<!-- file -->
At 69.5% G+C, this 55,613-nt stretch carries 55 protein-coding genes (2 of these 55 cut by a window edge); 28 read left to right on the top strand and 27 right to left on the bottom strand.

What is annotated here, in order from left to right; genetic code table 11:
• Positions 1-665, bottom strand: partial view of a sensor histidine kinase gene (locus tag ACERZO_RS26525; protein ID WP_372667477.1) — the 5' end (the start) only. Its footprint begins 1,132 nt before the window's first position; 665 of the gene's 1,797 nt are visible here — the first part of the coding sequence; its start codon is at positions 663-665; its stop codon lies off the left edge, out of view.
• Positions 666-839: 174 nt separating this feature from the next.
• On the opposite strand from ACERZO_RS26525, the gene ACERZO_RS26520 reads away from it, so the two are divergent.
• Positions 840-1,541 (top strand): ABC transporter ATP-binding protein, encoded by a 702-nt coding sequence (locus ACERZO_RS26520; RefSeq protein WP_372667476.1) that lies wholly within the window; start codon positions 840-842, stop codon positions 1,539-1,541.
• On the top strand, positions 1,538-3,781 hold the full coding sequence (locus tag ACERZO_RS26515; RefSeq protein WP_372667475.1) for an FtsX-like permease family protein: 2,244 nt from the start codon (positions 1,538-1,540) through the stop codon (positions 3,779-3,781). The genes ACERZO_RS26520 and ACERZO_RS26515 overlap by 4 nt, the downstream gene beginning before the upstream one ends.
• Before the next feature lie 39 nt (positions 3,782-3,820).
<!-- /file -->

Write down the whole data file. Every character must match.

At 69.5% G+C, this 55,613-nt stretch carries 55 protein-coding genes (2 of these 55 cut by a window edge); 28 read left to right on the top strand and 27 right to left on the bottom strand.

What is annotated here, in order from left to right; genetic code table 11:
• Positions 1-665, bottom strand: partial view of a sensor histidine kinase gene (locus tag ACERZO_RS26525; protein ID WP_372667477.1) — the 5' end (the start) only. Its footprint begins 1,132 nt before the window's first position; 665 of the gene's 1,797 nt are visible here — the first part of the coding sequence; its start codon is at positions 663-665; its stop codon lies off the left edge, out of view.
• Positions 666-839: 174 nt separating this feature from the next.
• On the opposite strand from ACERZO_RS26525, the gene ACERZO_RS26520 reads away from it, so the two are divergent.
• Positions 840-1,541 (top strand): ABC transporter ATP-binding protein, encoded by a 702-nt coding sequence (locus ACERZO_RS26520; RefSeq protein WP_372667476.1) that lies wholly within the window; start codon positions 840-842, stop codon positions 1,539-1,541.
• On the top strand, positions 1,538-3,781 hold the full coding sequence (locus tag ACERZO_RS26515; RefSeq protein WP_372667475.1) for an FtsX-like permease family protein: 2,244 nt from the start codon (positions 1,538-1,540) through the stop codon (positions 3,779-3,781). The genes ACERZO_RS26520 and ACERZO_RS26515 overlap by 4 nt, the downstream gene beginning before the upstream one ends.
• Before the next feature lie 39 nt (positions 3,782-3,820).